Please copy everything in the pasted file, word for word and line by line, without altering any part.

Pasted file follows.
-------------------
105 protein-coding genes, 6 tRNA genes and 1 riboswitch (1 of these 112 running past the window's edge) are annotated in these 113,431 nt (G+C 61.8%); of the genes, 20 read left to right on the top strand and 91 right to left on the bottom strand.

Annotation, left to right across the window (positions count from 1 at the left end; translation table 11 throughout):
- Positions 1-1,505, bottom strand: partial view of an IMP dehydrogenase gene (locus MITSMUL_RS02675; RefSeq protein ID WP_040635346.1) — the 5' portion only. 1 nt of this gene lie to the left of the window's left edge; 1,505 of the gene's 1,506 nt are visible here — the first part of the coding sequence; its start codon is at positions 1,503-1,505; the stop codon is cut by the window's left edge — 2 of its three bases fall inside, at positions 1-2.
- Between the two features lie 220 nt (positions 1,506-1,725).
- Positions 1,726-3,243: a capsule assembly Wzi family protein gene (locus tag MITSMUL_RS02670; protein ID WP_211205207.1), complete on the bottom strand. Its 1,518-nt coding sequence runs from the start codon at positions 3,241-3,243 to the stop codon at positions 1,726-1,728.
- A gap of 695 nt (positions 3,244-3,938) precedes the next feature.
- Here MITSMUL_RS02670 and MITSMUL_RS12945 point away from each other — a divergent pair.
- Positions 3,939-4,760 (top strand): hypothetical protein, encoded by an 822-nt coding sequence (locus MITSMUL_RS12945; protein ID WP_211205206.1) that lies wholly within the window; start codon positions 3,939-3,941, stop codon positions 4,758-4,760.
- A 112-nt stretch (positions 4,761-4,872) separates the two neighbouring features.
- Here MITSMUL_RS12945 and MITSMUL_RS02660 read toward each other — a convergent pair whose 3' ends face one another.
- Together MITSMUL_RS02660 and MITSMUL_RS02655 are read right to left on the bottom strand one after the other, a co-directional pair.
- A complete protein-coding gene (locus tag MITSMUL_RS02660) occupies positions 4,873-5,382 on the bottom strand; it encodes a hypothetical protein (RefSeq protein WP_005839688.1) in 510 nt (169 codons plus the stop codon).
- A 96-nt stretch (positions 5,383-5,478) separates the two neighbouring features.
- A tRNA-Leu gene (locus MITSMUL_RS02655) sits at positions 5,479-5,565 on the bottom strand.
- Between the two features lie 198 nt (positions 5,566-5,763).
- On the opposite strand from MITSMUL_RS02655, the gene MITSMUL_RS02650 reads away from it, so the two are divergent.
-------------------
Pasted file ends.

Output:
105 protein-coding genes, 6 tRNA genes and 1 riboswitch (1 of these 112 running past the window's edge) are annotated in these 113,431 nt (G+C 61.8%); of the genes, 20 read left to right on the top strand and 91 right to left on the bottom strand.

Annotation, left to right across the window (positions count from 1 at the left end; translation table 11 throughout):
- Positions 1-1,505, bottom strand: partial view of an IMP dehydrogenase gene (locus MITSMUL_RS02675; RefSeq protein ID WP_040635346.1) — the 5' portion only. 1 nt of this gene lie to the left of the window's left edge; 1,505 of the gene's 1,506 nt are visible here — the first part of the coding sequence; its start codon is at positions 1,503-1,505; the stop codon is cut by the window's left edge — 2 of its three bases fall inside, at positions 1-2.
- Between the two features lie 220 nt (positions 1,506-1,725).
- Positions 1,726-3,243: a capsule assembly Wzi family protein gene (locus tag MITSMUL_RS02670; protein ID WP_211205207.1), complete on the bottom strand. Its 1,518-nt coding sequence runs from the start codon at positions 3,241-3,243 to the stop codon at positions 1,726-1,728.
- A gap of 695 nt (positions 3,244-3,938) precedes the next feature.
- Here MITSMUL_RS02670 and MITSMUL_RS12945 point away from each other — a divergent pair.
- Positions 3,939-4,760 (top strand): hypothetical protein, encoded by an 822-nt coding sequence (locus MITSMUL_RS12945; protein ID WP_211205206.1) that lies wholly within the window; start codon positions 3,939-3,941, stop codon positions 4,758-4,760.
- A 112-nt stretch (positions 4,761-4,872) separates the two neighbouring features.
- Here MITSMUL_RS12945 and MITSMUL_RS02660 read toward each other — a convergent pair whose 3' ends face one another.
- Together MITSMUL_RS02660 and MITSMUL_RS02655 are read right to left on the bottom strand one after the other, a co-directional pair.
- A complete protein-coding gene (locus tag MITSMUL_RS02660) occupies positions 4,873-5,382 on the bottom strand; it encodes a hypothetical protein (RefSeq protein WP_005839688.1) in 510 nt (169 codons plus the stop codon).
- A 96-nt stretch (positions 5,383-5,478) separates the two neighbouring features.
- A tRNA-Leu gene (locus MITSMUL_RS02655) sits at positions 5,479-5,565 on the bottom strand.
- Between the two features lie 198 nt (positions 5,566-5,763).
- On the opposite strand from MITSMUL_RS02655, the gene MITSMUL_RS02650 reads away from it, so the two are divergent.